How you can enjoy stargazing in South Australia’s new reserve

How you can enjoy stargazing in South Australia’s new reserve

Enjoy stargaz­ing? Head to the Riv­er Mur­ray Dark Sky Reserve for the best and bright­est view of the stars above SA.

Not all night skies look the same.

Light pol­lu­tion is increas­ing­ly dulling the night sky for peo­ple on Earth, many of whom will nev­er see the Milky Way.

But if you head to the Riv­er Mur­ray Inter­na­tion­al Dark Sky Reserve, you’ll see some of the dark­est skies — and bright­est stars — in the world and have first class seats to the one of the best views of the Milky Way in Australia. 

How you can enjoy stargazing in South Australia’s new reserve

Accred­it­ed by the Inter­na­tion­al Dark-Sky Asso­ci­a­tion, the Riv­er Mur­ray Dark Sky Reserve is the first of its kind in Aus­tralia and only the 16th in the world.

An Inter­na­tion­al Dark Sky Reserve con­sists of a dark core’ zone sur­round­ed by a pop­u­lat­ed buffer zone where pol­i­cy con­trols are used to pro­tect the dark­ness of the core from light pollution.

You don’t have to go very far from Ade­laide to find one of the best spots in SA for stargaz­ing. About 100 km from Ade­laide, the core of this reserve is in Swan Reach Con­ser­va­tion Park, an area of 2000 hectares of untouched Mallee bushland. 

While it’s a great view­ing loca­tion, the park is only acces­si­ble by four-wheel dri­ve (4WD). If you’re keen to go there, entry is free but there are no facil­i­ties so you need to take enough water, food and sup­plies, and take all waste away with you.

If you don’t have a 4WD, don’t despair – you don’t need to be at the core to make the most of the dark sky. The Dark Sky Reserve also cov­ers the Ngaut Ngaut, Brook­field, Rid­ley and Marne Val­ley con­ser­va­tion parks

Click on image to down­load the map

You will get a great view from most places in the reserve but here’s some suggestions:

1. Enjoy stun­ning views from a houseboat

Grab your binoc­u­lars, cam­era or tele­scope and jump on a boat or house­boat on the riv­er between Younghus­band and Blanchetown. And if you feel like step­ping ashore, there are ovals in many of the small towns.

How you can enjoy stargazing in South Australia’s new reserve

2. Take in the sights from Big Bend cliffs

The cliffs are the tallest on the Riv­er Mur­ray and are spec­tac­u­lar view­ing in their own right. There are sev­er­al look­outs near Nil­dot­tie and anoth­er at Kroehn’s Landing.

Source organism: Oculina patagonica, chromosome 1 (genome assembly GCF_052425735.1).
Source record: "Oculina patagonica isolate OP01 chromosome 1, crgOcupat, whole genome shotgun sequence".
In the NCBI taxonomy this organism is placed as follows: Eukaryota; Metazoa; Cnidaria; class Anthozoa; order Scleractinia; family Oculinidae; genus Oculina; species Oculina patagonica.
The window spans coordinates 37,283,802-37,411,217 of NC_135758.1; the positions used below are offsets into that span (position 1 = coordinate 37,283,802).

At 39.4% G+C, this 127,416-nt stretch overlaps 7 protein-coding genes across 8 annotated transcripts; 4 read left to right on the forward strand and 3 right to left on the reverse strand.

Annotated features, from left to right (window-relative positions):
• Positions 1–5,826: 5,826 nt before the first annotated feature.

How you can enjoy stargazing in South Australia’s new reserve

3. Enjoy stargaz­ing at Mel­dan­da, Cambrai

A struc­tured edu­ca­tion­al camp­site just near the town­ship of Cam­brai, the Mel­dan­da prop­er­ty is open to the pub­lic with no entry fee, although there is a $5 fee per per­son for overnight campers.

The camp­ing area is next to the Marne Riv­er and is designed for large groups. Book­ings are essen­tial.

How you can enjoy stargazing in South Australia’s new reserve

4. Feast your eyes on the sky at Walk­er Flat

One of the best-known spots along the riv­er, Walk­er Flat has a clifftop look­out, reserves at the boat ramp and Het­tner Land­ing, and sev­er­al camp­ing areas. 

5. Rel­ish the stars from Black Hill Cemetery

If you want to add extra atmos­phere to your night out under the stars, this old ceme­tery on Quar­ry Road is a great place to see the night sky because it’s in the mid­dle of nowhere.

How you can enjoy stargazing in South Australia’s new reserve

Wher­ev­er you decide to set up, don’t for­get to check the weath­er fore­cast, espe­cial­ly for cloud cov­er, before head­ing out.

Depend­ing on where you are, be aware that many native ani­mals are active at night, so look out for wom­bats, emus and kangaroos.

Did you know?

The Ngan­gurkau, Nga­iawang and Ngarkat peo­ple were the first inhab­i­tants of the Mid Mur­ray dis­trict, and Ngaut Ngaut Con­ser­va­tion Park sits at the junc­tion of these com­mu­ni­ties. Ngaut Ngaut is a spe­cial place and the stars are inte­gral to their tra­di­tions and sto­ries of this area.

Acknowl­edg­ing this spe­cial loca­tion as a Dark Sky Reserve fol­lowed more than two years of hard work by Mid Mur­ray Land­care, Mid Mur­ray Coun­cil, Mur­ray Riv­er Lakes and Coorong Tourism Alliance, Astro­nom­i­cal Soci­ety of South Aus­tralia and the Depart­ment for Envi­ron­ment and Water.

For more ideas about fan­tas­tic spots for stargaz­ing, check out our blog 5 top parks for stargaz­ing in South Aus­tralia.

(Main image cour­tesy ofadel­tri­tus)

This sto­ry was orig­i­nal­ly post­ed in Novem­ber 2019.

This con­tent was pro­duced in part­ner­ship with  Good Living